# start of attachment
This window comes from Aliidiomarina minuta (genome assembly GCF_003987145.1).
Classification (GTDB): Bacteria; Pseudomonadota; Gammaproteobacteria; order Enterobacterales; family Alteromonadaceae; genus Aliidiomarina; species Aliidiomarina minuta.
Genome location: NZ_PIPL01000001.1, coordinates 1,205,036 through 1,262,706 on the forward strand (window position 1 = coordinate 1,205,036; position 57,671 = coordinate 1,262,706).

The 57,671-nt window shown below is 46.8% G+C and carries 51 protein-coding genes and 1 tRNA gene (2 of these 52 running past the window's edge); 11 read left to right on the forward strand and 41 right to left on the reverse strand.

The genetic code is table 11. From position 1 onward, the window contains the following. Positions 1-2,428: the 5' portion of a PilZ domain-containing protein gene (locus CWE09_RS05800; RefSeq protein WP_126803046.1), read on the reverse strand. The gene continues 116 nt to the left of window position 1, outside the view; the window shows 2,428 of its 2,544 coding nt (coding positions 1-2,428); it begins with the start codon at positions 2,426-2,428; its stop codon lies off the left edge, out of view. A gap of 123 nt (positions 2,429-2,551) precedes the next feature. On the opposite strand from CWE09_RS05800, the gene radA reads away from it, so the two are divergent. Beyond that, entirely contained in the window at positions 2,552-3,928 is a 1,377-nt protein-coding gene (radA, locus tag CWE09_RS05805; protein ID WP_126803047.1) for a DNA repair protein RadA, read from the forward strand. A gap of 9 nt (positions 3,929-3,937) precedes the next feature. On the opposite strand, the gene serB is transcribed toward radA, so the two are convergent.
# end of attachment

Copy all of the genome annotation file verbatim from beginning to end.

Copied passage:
This window comes from Aliidiomarina minuta (genome assembly GCF_003987145.1).
Classification (GTDB): Bacteria; Pseudomonadota; Gammaproteobacteria; order Enterobacterales; family Alteromonadaceae; genus Aliidiomarina; species Aliidiomarina minuta.
Genome location: NZ_PIPL01000001.1, coordinates 1,205,036 through 1,262,706 on the forward strand (window position 1 = coordinate 1,205,036; position 57,671 = coordinate 1,262,706).

The 57,671-nt window shown below is 46.8% G+C and carries 51 protein-coding genes and 1 tRNA gene (2 of these 52 running past the window's edge); 11 read left to right on the forward strand and 41 right to left on the reverse strand.

The genetic code is table 11. From position 1 onward, the window contains the following. Positions 1-2,428: the 5' portion of a PilZ domain-containing protein gene (locus CWE09_RS05800; RefSeq protein WP_126803046.1), read on the reverse strand. The gene continues 116 nt to the left of window position 1, outside the view; the window shows 2,428 of its 2,544 coding nt (coding positions 1-2,428); it begins with the start codon at positions 2,426-2,428; its stop codon lies off the left edge, out of view. A gap of 123 nt (positions 2,429-2,551) precedes the next feature. On the opposite strand from CWE09_RS05800, the gene radA reads away from it, so the two are divergent. Beyond that, entirely contained in the window at positions 2,552-3,928 is a 1,377-nt protein-coding gene (radA, locus tag CWE09_RS05805; protein ID WP_126803047.1) for a DNA repair protein RadA, read from the forward strand. A gap of 9 nt (positions 3,929-3,937) precedes the next feature. On the opposite strand, the gene serB is transcribed toward radA, so the two are convergent.